By November 1990, the news of Gen. Aidid's USC forces overrunning President Siad Barres 21st army in the Mudug, Galgudud and Hiran regions convinced many that a war in Mogadishu was imminent, leading the civilian population of the city to begin rapidly arming itself.[12] This, combined with actions of other rebel organizations, eventually led to the full outbreak of the Somali civil war, the gradual breakup of the Somali Armed Forces, and the toppling of the Barre regime in Mogadishu on 26 January 1991. Following the power vacuum left by the fall of Barre, the situation in Somalia began to rapidly spiral out of control, and rebel factions subsequently began to fight for control of the remnants of the Somali state. Most notably, the split between the two main factions of the United Somali Congress (USC), led by Aidid and his rival Ali Mahdi, would result in serious fighting and vast swathes of Mogadishu would consequently destroyed as both factions attempted to exert control over the city.[20][21]

Both Ali Mahdi and Aidid claimed to lead national unity governments, and each vied to lead the reconstruction of the Somali state.[8]

Somali National Alliance[edit]

Aidids wing of the USC would morph into the Somalia National Alliance (SNA) or USC/SNA. During the spring and summer of 1992, Former President Siad Barres army attempted to retake Mogadishu, but successful joint defence and counterattack by Aidids USC wing, the Somali Patriotic Movement (SPM), the Somali Southern National Movement (SSNM) and Somali Democratic Movement (SDM) (all united under the banner of the Somali Liberation Army) to push the last remnants of Barres troops out of southern Somalia into Kenya on June 16, 1992 would lead to the formation of the political union known as the Somali National Alliance.[3] This absorption of different political organizations was critical to Aidid’s approach to taking the presidency.[8]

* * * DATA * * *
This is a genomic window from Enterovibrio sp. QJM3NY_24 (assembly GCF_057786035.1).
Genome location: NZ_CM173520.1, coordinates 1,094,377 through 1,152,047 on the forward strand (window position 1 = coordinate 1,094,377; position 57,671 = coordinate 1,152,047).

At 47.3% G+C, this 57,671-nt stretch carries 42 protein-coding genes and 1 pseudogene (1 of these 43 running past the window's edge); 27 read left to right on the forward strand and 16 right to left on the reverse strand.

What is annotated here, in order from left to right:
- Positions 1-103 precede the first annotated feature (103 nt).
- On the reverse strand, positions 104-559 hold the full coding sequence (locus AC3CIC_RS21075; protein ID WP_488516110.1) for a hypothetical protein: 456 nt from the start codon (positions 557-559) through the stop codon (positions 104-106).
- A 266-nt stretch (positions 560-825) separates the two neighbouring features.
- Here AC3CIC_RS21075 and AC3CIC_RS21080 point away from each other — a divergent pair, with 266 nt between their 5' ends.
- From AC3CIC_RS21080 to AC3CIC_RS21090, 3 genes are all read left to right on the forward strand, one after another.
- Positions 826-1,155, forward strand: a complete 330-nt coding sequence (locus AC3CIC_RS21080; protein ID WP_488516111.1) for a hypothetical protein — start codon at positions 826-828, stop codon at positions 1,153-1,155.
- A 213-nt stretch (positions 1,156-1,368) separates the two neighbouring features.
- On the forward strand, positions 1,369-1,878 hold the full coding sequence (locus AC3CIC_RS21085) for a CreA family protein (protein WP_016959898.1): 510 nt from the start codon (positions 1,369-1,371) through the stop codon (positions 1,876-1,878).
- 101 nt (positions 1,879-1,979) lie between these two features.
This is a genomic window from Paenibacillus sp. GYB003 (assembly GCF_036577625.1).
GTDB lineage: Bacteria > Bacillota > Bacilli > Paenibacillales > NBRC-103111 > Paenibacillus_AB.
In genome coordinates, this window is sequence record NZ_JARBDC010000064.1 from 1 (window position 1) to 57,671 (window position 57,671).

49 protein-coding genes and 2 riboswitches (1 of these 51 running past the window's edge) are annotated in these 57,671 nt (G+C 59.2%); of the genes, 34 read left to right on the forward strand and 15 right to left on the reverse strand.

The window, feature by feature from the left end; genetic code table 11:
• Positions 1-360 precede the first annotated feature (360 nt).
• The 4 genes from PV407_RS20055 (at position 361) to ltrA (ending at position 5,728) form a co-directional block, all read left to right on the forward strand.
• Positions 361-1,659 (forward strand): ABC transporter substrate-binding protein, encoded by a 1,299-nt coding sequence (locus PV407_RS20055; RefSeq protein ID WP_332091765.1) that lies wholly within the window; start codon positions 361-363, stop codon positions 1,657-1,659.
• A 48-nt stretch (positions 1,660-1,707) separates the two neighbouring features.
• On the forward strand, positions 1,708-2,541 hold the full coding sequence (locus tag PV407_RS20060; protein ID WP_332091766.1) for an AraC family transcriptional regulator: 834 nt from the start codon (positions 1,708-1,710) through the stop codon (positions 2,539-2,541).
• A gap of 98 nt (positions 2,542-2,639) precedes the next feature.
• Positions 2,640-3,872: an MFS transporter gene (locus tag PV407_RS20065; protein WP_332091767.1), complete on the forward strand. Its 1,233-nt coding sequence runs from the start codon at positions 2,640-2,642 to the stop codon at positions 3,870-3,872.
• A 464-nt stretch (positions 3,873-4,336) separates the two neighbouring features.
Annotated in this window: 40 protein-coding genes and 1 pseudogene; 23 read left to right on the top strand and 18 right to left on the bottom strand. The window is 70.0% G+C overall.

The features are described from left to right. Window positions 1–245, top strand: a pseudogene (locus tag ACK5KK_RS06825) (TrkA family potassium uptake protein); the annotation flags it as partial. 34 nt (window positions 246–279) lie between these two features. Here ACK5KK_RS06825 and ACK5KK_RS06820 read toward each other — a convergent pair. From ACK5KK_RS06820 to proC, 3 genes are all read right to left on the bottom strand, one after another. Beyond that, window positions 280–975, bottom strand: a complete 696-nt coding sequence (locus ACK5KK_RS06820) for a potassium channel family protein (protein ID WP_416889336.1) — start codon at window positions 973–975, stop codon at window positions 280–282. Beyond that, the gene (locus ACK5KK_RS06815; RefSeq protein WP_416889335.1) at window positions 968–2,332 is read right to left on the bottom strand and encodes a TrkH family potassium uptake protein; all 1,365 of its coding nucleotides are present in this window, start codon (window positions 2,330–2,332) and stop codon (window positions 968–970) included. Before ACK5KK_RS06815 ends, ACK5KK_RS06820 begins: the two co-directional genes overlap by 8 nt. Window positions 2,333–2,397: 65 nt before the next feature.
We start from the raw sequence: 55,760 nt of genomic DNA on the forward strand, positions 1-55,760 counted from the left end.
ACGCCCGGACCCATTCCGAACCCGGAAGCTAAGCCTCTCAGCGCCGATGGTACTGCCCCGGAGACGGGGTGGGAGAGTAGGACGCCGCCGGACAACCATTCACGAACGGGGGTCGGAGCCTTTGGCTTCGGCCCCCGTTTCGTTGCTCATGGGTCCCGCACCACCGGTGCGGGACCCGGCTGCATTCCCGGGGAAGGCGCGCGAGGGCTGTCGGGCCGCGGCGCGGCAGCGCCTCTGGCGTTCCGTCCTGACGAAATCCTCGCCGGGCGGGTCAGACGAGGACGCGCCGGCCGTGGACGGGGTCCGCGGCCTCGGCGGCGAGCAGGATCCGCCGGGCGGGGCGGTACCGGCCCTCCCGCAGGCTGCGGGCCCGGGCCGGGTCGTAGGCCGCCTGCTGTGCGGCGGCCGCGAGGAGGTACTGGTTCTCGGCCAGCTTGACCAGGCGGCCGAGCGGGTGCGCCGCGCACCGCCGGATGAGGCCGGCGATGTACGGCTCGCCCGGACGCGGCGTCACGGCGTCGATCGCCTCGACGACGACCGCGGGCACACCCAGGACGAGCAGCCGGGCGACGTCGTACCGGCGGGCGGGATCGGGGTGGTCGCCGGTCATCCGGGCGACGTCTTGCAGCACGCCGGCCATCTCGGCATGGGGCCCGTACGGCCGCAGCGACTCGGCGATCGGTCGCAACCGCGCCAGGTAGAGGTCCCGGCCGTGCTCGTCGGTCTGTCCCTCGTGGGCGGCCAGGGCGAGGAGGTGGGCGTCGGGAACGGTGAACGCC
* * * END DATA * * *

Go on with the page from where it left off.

As leader of the Somali National Alliance, Aidid, with presidential aspirations, expressed the goal of using the SNA as a base for working toward forming a national reconciliation government and claimed to also be aiming for an eventual multi-party democracy. To this end Aidid required and sought political agreements with the only two remaining major factions, the Somali National Movement (SNM) and Somali Salvation Democratic Front (SSDF), to leave his main rival Ali Mahdi Mohamed isolated in an enclave in North Mogadishu.[3][13]

Aidids grip on power in the SNA was fragile, as his ability to impose decisions on the organization was limited. A council of elders held decision making power for most significant issues and elections were held that threatened Aidids chairmanship.[22][23]